Malignant transformation and maintenance of the malignant phenotype depends on oncogenic and nononcogenic proteins that are essential tomediate oncogene signaling and to support the altered physiologic demands induced by transformation. Protein kinase CK2 supports key prosurvival signaling pathways and represents a prototypical non-oncogene. In this study, we describe CX-4945, a potent and selective orally bioavailable small molecule inhibitor of CK2. The antiproliferative activity of CX-4945 against cancer cells correlated with expression levels of the CK2α catalytic subunit. Attenuation of PI3K/Akt signaling by CX-4945 was evidenced by dephosphorylation of Akt on the CK2-specific S129 site and the canonical S473 and T308 regulatory sites. CX-4945 caused cell-cycle arrest and selectively induced apoptosis in cancer cells relative to normal cells. Inmodels of angiogenesis, CX-4945 inhibited human umbilical vein endothelial cell migration, tube formation, and blocked CK2-dependent hypoxia-induced factor 1 alpha (HIF-1α) transcription in cancer cells.When administered orally inmurine xenograft models,CX-4945waswell tolerated and demonstrated robust antitumor activity with concomitant reductions of the mechanism-based biomarker phospho-p21 (T145). The observed antiproliferative and anti-angiogenic responses to CX-4945 in tumor cells and endothelial cells collectively illustrate that this compound exerts its antitumor effects through inhibition of CK2-dependent signaling in multiple pathways. Finally, CX-4945 is the first orally bioavailable small molecule inhibitor of CK2 to advance into human clinical trials, thereby paving the way for an entirely new class of targeted treatment for cancer. ©2010 AACR.


Siddiqui-Jain A.,Cylene Pharmaceuticals | Bliesath J.,Cylene Pharmaceuticals | Macalino D.,Cylene Pharmaceuticals | Omori M.,Cylene Pharmaceuticals | And 11 more authors.
Molecular Cancer Therapeutics | Year: 2012

Drug combination therapies are commonly used for the treatment of cancers to increase therapeutic efficacy, reduce toxicity, and decrease the incidence of drug resistance.Althoughdrug combination therapies were originally devised primarily by empirical methods, the increased understanding of drug mechanisms and the pathways they modulate provides a unique opportunity to design combinations that are based on mechanistic rationale.We have identified protein kinase CK2 as a promising therapeutic target for combination therapy, because CK2 regulates not just one butmany oncogenic pathways and processes that play important roles in drug resistance, includingDNArepair, epidermal growth factor receptor signaling,PI3K/AKT/mTORsignaling, Hsp90machinery activity, hypoxia, and interleukin-6 expression. In this article, we show that CX-4945, a clinical stage selective small molecule inhibitor of CK2, blocks the DNA repair response induced by gemcitabine and cisplatin and synergizes with these agents inmodels of ovarian cancer.Mechanistic studies show that the enhanced activity is a result of inactivation of XRCC1 andMDC1, two mediator/adaptor proteins that are essential for DNA repair and that require phosphorylation by CK2 for their function. These data position CK2 as a valid pharmacologic target for intelligent drug combinations and support the evaluation of CX-4945 in combination with gemcitabine and platinum-based chemotherapeutics in the clinical setting. ©2012 AACR.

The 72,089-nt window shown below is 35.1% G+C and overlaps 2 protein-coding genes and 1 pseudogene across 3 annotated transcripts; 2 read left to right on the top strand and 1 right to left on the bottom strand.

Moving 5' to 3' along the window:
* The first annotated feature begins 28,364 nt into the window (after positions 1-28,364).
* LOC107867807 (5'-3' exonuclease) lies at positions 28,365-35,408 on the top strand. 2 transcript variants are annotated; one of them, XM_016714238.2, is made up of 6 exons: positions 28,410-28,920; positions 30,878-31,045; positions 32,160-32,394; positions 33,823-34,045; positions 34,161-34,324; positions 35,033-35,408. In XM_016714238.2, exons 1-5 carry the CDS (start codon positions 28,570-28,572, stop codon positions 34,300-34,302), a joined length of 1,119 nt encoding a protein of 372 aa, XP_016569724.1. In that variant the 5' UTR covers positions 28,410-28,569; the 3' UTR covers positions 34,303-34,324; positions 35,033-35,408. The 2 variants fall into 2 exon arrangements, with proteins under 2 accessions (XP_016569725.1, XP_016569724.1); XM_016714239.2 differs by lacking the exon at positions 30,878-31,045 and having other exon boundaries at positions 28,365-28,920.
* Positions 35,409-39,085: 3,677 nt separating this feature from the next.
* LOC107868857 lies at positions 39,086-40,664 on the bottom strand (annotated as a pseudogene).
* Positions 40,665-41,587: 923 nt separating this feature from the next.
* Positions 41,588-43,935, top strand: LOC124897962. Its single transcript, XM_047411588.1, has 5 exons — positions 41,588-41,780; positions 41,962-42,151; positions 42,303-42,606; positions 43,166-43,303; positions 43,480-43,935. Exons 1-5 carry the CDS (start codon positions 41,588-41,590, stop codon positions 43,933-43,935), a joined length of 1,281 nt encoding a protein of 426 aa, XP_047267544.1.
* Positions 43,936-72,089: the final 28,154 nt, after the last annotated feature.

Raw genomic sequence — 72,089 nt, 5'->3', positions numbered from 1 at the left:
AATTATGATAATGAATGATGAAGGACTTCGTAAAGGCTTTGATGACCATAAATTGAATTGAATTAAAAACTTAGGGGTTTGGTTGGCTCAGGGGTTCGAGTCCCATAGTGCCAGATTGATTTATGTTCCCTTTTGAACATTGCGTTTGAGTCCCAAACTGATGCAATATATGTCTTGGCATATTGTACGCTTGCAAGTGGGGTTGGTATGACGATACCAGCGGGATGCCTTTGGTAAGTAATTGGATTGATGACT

Bliesath J.,Cylene Pharmaceuticals | Huser N.,Cylene Pharmaceuticals | Omori M.,Cylene Pharmaceuticals | Bunag D.,Cylene Pharmaceuticals | And 10 more authors.
Cancer Letters | Year: 2012

Ser/Thr protein kinase CK2 regulates multiple processes that play important roles in the sensitivity of cancer to epidermal growth factor receptor targeting therapeutics, including PI3K-Akt-mTOR signaling, Hsp90 activity, and inhibition of apoptosis. We hypothesized that top-down inhibition of EGFR, combined with lateral suppression of multiple oncogenic pathways by targeting CK2, would create a pharmacologic synthetic lethal event and result in an improved cancer therapy compared to EGFR inhibition alone. This hypothesis was tested by combining CX-4945, a first-in-class clinical stage inhibitor of CK2, with the EGFR tyrosine kinase inhibitor, erlotinib, in vitro and in vivo in models of non-small cell lung carcinoma, NCI-H2170, and squamous cell carcinoma, A431. Our results demonstrate that combination of CX-4945 with erlotinib results in enhanced attenuation of the PI3K-Akt-mTOR pathway. We also observed an increase in apoptosis, synergistic killing of cancer cells in vitro, as well as improved antitumor efficacy in vivo. Taken together, these data position CK2 as a valid pharmacologic target for drug combinations and support further evaluation of CX-4945 in combination with EGFR targeting agents. © 2012 Elsevier Ireland Ltd.